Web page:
Utah’s tough new drunken driving law will likely go into effect as planned the day before New Year’s Eve, as a bill to push back the effective date by one year failed to get enough support during a legislative hearing Wednesday.

The law — which lowers the state’s blood-alcohol content for driving under the influence from 0.08 to 0.05 — is the first of its kind in the country.

House Bill 345, sponsored by Rep. Karen Kwan, D-Murray, would have given groups most affected by the 2017 law, including restaurants and bars, law enforcement and tourism, time to further study its unintended consequences.

“It’s a bad policy and we need to fix it,” Kwan told members of the House Law Enforcement and Criminal Justice Committee. “We need to do this right, not fast.”

Kwan had originally proposed pushing the effective date back four years. She amended the bill to one year in hopes of gaining more support. Even with the change, she and her supporters couldn’t muster the needed votes, and it failed by a 5-3 margin.

After hearing the reasons to postpone the law, Rep. Paul Ray, R-Clearfield, said he was even more persuaded to vote against such a delay.

“It makes me want to keep it where it is. The bill is working and it hasn’t even taken effect yet,” he said, referring to anecdotal evidence from the Utah Highway Patrol that DUI arrests have gone down since the law was passed.

In fact, at one point Ray proposed moving the effective date up by two weeks, to Dec. 17, 2018. That idea didn’t fly with the committee, either.

HB345 was the second attempt by a Democrat to push back the 0.05 law. Last week, Sen. Jim Dabakis, D-Salt Lake City, introduced a bill that would have postponed the effective date until three other states implemented a similar law. That bill was tabled.


Effective date for Utah’s tough new drunken driving law could be pushed back four years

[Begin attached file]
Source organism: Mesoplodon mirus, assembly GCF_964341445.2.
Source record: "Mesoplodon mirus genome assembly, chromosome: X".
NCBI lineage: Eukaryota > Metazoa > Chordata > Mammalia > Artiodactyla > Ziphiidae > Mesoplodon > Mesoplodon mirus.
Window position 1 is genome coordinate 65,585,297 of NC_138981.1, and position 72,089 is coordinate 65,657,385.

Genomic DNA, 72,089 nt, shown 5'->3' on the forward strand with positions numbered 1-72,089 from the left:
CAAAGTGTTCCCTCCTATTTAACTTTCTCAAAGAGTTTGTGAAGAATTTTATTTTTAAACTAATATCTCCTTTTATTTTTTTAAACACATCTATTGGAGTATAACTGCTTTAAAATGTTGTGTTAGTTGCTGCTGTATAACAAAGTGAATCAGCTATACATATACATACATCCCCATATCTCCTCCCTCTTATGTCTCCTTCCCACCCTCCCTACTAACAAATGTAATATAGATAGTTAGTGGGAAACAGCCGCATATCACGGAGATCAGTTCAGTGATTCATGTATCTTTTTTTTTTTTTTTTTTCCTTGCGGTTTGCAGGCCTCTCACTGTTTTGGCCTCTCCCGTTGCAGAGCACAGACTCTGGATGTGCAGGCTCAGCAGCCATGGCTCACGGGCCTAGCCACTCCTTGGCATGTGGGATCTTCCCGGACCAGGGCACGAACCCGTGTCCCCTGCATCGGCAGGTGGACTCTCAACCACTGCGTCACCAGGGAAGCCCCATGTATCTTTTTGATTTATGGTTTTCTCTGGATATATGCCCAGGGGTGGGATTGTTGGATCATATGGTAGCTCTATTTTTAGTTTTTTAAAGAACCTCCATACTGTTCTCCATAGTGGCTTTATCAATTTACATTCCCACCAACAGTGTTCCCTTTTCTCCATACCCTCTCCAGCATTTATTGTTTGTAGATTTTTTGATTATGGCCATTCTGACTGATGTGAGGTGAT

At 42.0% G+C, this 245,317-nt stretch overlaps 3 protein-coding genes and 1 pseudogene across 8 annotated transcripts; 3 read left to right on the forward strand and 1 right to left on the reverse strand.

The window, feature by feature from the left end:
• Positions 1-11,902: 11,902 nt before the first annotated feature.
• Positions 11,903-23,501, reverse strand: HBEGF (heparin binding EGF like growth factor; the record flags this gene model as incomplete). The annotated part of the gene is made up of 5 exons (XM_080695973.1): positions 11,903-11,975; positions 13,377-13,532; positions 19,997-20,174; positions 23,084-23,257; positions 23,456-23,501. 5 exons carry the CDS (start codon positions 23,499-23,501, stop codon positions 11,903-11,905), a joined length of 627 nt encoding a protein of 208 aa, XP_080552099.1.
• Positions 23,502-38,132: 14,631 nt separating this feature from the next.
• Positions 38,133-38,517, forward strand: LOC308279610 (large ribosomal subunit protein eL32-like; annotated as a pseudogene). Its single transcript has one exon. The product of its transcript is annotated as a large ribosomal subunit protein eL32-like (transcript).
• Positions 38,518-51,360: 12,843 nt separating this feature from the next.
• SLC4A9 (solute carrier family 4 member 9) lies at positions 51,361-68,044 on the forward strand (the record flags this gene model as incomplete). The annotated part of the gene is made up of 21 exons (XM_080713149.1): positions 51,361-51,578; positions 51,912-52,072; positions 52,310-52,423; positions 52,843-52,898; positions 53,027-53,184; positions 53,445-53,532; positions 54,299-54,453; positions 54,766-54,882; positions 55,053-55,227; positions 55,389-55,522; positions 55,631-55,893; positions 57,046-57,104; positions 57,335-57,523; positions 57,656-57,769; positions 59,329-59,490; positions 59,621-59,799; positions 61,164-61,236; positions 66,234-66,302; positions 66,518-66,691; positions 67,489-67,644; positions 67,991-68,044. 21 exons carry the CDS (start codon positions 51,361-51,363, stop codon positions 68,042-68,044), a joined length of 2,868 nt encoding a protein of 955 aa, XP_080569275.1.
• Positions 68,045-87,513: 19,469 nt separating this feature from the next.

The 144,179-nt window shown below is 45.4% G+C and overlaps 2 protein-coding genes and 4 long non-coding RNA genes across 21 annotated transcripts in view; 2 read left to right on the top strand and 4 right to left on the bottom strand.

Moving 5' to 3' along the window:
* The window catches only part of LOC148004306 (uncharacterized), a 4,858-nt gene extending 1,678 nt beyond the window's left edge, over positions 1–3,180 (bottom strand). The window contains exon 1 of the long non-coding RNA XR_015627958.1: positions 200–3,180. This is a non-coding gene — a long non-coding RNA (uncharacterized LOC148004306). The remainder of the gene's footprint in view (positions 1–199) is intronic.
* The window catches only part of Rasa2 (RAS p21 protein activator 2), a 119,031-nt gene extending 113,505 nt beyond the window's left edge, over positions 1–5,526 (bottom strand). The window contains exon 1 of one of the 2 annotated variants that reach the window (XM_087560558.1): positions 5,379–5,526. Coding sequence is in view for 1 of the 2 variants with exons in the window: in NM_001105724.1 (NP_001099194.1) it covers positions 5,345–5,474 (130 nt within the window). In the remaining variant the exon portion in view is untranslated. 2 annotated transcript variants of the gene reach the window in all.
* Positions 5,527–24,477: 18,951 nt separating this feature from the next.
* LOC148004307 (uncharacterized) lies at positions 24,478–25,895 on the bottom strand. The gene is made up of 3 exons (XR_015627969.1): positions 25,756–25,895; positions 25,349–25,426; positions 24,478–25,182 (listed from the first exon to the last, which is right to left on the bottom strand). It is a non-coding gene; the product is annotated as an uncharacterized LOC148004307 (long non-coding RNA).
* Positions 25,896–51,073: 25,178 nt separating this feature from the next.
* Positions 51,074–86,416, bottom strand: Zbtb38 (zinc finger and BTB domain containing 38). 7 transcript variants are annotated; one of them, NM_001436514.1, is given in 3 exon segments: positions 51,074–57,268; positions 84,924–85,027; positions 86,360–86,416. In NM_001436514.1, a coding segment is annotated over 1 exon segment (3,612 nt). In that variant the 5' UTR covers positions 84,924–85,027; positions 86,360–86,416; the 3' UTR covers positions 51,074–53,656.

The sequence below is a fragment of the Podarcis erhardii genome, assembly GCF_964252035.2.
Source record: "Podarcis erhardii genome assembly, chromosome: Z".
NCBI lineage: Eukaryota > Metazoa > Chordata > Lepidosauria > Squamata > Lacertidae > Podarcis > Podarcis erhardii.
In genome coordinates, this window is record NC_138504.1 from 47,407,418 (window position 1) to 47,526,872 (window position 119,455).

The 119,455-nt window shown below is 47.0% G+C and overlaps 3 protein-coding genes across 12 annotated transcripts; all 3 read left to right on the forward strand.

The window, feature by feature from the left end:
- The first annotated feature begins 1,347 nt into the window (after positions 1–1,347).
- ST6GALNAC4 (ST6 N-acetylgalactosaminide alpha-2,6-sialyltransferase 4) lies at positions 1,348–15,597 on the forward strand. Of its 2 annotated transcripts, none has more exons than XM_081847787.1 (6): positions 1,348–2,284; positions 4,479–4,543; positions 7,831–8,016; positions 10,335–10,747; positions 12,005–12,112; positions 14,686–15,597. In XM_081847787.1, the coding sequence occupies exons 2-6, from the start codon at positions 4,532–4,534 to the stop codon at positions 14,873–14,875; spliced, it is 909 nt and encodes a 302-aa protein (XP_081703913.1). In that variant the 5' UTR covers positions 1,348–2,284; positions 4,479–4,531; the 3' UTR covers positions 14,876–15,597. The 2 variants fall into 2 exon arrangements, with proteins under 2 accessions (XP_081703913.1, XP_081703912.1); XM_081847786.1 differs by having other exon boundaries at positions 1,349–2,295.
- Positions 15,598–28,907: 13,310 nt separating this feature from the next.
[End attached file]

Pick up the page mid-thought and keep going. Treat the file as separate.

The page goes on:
Feb. 9 • The effective date for Utah’s tough new drunken driving law could be delayed four years — until Dec. 30, 2022 — under a bill introduced Wednesday in the Utah Legislature.

The law — which lowers the state’s blood-alcohol content for driving under the influence from 0.08 to 0.05 — is set to take effect in December.

The law makes Utah the first state in the country to adopt the tougher limit.

House Bill 345, sponsored by Rep. Karen Kwan, D-Murray, would push the date back to give those affected by the law, including restaurants and bars, law enforcement and tourism, time to further study the law’s implementation and the unintended consequences.

HB345 also would change the definition of novice driver, novice learner and alcohol restriction driver in state code. The effective date for those changes would be moved up to this May 18.

The American Beverage Institute, which has spent hundreds of thousands of dollars placing full-page ads in Idaho and Nevada newspapers as well as USA Today criticizing the new policy, applauded the new proposal.

“While the better outcome for both the safety of Utah’s drivers and economic interests is a full repeal of the 0.05 law, delaying implementation is a step in the right direction,” said Sarah Longwell, ABI’s managing director, in a news release.

She said it gives lawmakers time to address existing traffic safety policies and will give the hospitality and tourism industries, along with legislators, time to navigate the law’s potential “unintended consequences.”

“If Utah wants to set an example for the nation in traffic safety,” she said, it “should slow down and make sure the laws they’re passing are the right ones.

The National Transportation Safety Board, which supports a 0.05 limit, has said numerous studies show impairment starts after only one alcoholic drink, and people are noticeably impaired at 0.04 — which is the BAC limit for commercial truck drivers.

Anecdotally, public safety officials have heard that many Utah drivers already assume the new 0.05 limit is in effect and are choosing not to drink and drive.

While the number of drunken-driving arrests was down in 2017, the Utah Department of Public Safety has no way of knowing if the 0.05 law is the reason.